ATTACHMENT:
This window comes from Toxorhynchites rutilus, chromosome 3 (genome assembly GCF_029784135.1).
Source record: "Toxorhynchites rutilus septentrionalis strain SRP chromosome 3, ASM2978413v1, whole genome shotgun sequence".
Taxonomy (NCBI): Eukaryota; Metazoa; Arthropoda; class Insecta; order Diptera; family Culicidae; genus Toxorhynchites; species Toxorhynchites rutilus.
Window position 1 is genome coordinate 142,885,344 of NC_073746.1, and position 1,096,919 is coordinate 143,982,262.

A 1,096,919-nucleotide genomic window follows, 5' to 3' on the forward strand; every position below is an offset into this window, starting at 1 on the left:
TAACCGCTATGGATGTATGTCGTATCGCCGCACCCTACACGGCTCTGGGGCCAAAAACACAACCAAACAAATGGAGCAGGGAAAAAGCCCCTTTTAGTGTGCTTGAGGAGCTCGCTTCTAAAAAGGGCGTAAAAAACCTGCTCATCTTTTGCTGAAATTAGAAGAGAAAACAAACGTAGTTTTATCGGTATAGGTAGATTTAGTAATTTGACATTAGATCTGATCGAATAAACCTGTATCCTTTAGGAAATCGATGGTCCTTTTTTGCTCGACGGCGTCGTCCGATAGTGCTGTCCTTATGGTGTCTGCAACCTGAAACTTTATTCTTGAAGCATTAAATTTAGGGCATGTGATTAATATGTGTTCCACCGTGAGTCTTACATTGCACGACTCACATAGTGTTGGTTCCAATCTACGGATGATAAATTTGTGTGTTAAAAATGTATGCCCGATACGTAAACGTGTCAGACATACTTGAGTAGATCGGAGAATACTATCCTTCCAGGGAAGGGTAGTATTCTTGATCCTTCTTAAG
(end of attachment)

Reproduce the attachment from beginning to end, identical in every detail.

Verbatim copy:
This window comes from Toxorhynchites rutilus, chromosome 3 (genome assembly GCF_029784135.1).
Source record: "Toxorhynchites rutilus septentrionalis strain SRP chromosome 3, ASM2978413v1, whole genome shotgun sequence".
Taxonomy (NCBI): Eukaryota; Metazoa; Arthropoda; class Insecta; order Diptera; family Culicidae; genus Toxorhynchites; species Toxorhynchites rutilus.
Window position 1 is genome coordinate 142,885,344 of NC_073746.1, and position 1,096,919 is coordinate 143,982,262.

A 1,096,919-nucleotide genomic window follows, 5' to 3' on the forward strand; every position below is an offset into this window, starting at 1 on the left:
TAACCGCTATGGATGTATGTCGTATCGCCGCACCCTACACGGCTCTGGGGCCAAAAACACAACCAAACAAATGGAGCAGGGAAAAAGCCCCTTTTAGTGTGCTTGAGGAGCTCGCTTCTAAAAAGGGCGTAAAAAACCTGCTCATCTTTTGCTGAAATTAGAAGAGAAAACAAACGTAGTTTTATCGGTATAGGTAGATTTAGTAATTTGACATTAGATCTGATCGAATAAACCTGTATCCTTTAGGAAATCGATGGTCCTTTTTTGCTCGACGGCGTCGTCCGATAGTGCTGTCCTTATGGTGTCTGCAACCTGAAACTTTATTCTTGAAGCATTAAATTTAGGGCATGTGATTAATATGTGTTCCACCGTGAGTCTTACATTGCACGACTCACATAGTGTTGGTTCCAATCTACGGATGATAAATTTGTGTGTTAAAAATGTATGCCCGATACGTAAACGTGTCAGACATACTTGAGTAGATCGGAGAATACTATCCTTCCAGGGAAGGGTAGTATTCTTGATCCTTCTTAAG